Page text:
The Quarterly Report

  • The Quarterly Report
  • Fourth Quarter 2007
  • Chuck Osborne

Short-Termism

“Can’t you see what is happening? Potter isn’t selling, Potter is buying and all because we are panicking and he isn’t.” – George Bailey (Jimmy Stewart), It’s a Wonderful Life.

This is one of my favorite quotes from one of my favorite Christmas movies. George Bailey and his new bride are on the way out of town for their honeymoon when they see a run on the bank. They give up their honeymoon budget to save the Bailey Building and Loan during the depression.

Fear and Greed: these are the emotions of the marketplace. Fear gripped the nation during the Great Depression and the runs on the bank that were illustrated in the classic film were commonplace. Franklin D. Roosevelt, in his first inaugural address on March 4, 1933, uttered these famous words, “So, first of all, let me assert my firm belief that the only thing we have to fear is fear itself – nameless, unreasoning unjustified terror which paralyzes needed efforts to convert retreat into advance.” I would guess that most of you recognize that quote. I would also guess that most of you did not know that this was given in a speech in 1933, long before the onset of World War II, and FDR was not talking about facing Nazis or the Japanese. Later in the same speech he goes on to say, “In such a spirit on my part and on yours, we face our common difficulties. They concern, thank God, only material things.”

FDR was talking about economic fear. He was talking about the kind of fear we see today on Wall Street. Irrational, short-sighted fear. There is of course a difference between now and then. Now, we are just a few short months from all-time record highs on Wall Street, then we were suffering through the worst bear market of all time. Now we have 5% unemployment which is incredibly low on historic basis, then unemployment was rampant. Now we have had just a few mortgage companies go out of business, then more than 4000 banks went under in the first two months of 1933 alone. In other words, they actually had cause for fear; we do not.

The problem with fear and its evil twin greed for that matter is that it is almost always short-sighted. Wall Street has always suffered from this disease, but in recent years it has gotten much worse. The CFA Institute has even given it a name, Short-Termism. Short-termism results in the permanent destruction of wealth, or at least the permanent transfer of wealth. This was the conclusion drawn by Jack Gray, investment strategist at the firm of Grantham, Mayo, Van Otterloo and Company in Sydney, Australia. Gray presented his findings at the CFA Institute’s 2006 annual conference.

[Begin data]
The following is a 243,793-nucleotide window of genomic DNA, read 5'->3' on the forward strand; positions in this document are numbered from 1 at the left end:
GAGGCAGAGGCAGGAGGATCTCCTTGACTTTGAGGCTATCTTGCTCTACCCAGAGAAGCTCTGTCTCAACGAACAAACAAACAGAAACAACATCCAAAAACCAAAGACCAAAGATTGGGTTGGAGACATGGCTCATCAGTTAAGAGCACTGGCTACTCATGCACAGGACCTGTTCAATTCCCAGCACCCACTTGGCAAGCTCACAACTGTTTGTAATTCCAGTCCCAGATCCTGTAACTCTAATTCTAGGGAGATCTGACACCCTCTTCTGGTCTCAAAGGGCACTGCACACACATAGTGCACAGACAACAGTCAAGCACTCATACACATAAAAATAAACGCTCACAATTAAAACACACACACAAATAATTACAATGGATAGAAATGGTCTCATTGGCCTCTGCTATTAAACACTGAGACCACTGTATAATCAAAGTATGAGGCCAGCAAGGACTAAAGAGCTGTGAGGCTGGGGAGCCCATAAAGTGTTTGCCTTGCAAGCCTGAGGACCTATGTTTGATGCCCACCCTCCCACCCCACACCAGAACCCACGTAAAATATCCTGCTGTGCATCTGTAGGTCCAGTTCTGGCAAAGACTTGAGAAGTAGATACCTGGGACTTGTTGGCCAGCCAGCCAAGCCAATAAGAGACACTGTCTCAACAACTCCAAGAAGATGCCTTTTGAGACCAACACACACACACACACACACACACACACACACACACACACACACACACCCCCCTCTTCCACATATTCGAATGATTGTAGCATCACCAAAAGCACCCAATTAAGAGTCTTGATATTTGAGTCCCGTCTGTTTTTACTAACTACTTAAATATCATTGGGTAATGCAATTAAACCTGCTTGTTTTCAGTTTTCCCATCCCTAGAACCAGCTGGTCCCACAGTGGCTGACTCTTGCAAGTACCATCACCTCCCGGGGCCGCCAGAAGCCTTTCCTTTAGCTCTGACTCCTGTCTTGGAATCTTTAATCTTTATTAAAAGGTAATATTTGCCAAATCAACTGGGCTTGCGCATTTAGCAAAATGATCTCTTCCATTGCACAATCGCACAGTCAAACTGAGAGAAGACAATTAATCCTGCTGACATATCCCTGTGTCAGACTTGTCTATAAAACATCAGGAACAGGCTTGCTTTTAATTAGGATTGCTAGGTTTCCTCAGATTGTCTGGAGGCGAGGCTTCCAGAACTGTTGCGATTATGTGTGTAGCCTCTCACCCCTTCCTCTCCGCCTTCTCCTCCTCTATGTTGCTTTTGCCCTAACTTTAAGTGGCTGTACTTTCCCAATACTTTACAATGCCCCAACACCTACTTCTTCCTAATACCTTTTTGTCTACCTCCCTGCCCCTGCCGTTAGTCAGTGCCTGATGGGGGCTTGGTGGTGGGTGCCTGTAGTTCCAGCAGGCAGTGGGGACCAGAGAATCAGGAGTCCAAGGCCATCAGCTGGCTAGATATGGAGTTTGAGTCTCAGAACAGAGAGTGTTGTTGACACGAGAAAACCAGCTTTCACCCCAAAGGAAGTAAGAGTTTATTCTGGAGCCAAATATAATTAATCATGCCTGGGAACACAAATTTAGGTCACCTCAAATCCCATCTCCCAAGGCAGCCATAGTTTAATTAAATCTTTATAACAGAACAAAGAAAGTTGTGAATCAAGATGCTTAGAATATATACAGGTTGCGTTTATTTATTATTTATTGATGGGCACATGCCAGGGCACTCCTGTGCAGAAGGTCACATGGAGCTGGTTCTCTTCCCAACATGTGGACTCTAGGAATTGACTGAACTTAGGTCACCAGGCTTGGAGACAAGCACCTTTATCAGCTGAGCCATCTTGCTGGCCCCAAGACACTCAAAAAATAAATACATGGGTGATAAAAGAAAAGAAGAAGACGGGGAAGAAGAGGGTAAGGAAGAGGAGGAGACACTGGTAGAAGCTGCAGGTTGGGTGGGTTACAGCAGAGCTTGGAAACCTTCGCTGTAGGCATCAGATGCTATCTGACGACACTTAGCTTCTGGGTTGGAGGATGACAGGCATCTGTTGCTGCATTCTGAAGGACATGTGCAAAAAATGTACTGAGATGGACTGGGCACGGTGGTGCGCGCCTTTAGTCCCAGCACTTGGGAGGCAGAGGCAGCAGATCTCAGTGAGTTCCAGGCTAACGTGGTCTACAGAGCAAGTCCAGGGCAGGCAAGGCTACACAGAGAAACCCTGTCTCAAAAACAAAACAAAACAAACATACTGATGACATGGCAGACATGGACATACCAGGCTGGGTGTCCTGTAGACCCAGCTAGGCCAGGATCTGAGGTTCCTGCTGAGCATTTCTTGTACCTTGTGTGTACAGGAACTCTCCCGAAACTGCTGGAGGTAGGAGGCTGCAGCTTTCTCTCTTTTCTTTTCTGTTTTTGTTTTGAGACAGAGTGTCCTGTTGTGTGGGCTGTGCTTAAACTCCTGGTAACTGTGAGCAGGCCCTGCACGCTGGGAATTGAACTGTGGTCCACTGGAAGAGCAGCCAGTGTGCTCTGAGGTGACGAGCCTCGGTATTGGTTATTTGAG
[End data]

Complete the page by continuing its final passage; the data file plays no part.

Gray points out that from 1945 to 2005 the average turnover of US equity mutual funds has gone from just over 20% to over 100%. In 2005 the average mutual fund held a stock for no more than 9 months. The results speak for themselves. Jack Bogle, founder of Vanguard, points out in his research that from 1983 to 2003 the average mutual fund had an average annual return of 10%, while the S&P 500 had an average annual return of 13%. The actual investor did even worse, with a 6% return according to Bogle. Not only are the mutual fund managers short-term focused with 9 month holding periods, but the mutual fund investor was also short-term focused holding their investment for only 2 years. Let me put this in perspective for you. If you invested $100,000 in a tax free account in 1983 and got the 13% return from the S&P 500, in 2003 you would have accumulated $1,152,309. If you got the 10% return from an average mutual fund you would have accumulated $672,750, and the 6% return of the average investor would net only $320,714. Those differences in percentage returns may not seem that great, but the difference in resulting wealth is huge.

Much of that wealth destruction can be blamed on shorttermism. Gray conducted a poll to determine who was responsible for short-termism and 89% of respondents selected the media. Mutual fund managers know they can get on the cover of Money magazine, or one of the other financial tabloids, only if they post huge short-term returns. You as an investor may have a time horizon of 10, 20 or even 30 years but no one in the financial system shares that view. Starting with government regulators, who are either political appointees whose time may be short, or are young attorneys padding the resume to make the big move to a Wall Street firm. Their time horizon may be 3 years if you are lucky. Investment managers are judged monthly by their institutional clients. The media may have a time horizon as short as hourly. The good people at CNBC want to know what is going to happen in the next 15 minutes. Finally, traders and hedge fund managers have the shortest time horizons of all. The system is heavily biased towards the short-term which causes what Gray refers to as a substantial principal-agency horizon misfit.

This leads us to the newly popular momentum investing fad, which is the quintessential form of short-termism. Momentum investors buy what has gone up and sell what has gone down. Momentum investing can be a self-fulfilling process as prices go up or down not because they should but because momentum carries them in that direction. This private gain comes at a public loss as the market ceases to be a mechanism to allocate capital efficiently in order to maximize total economic output, and becomes instead a ponzi scheme leading to bubble after bubble.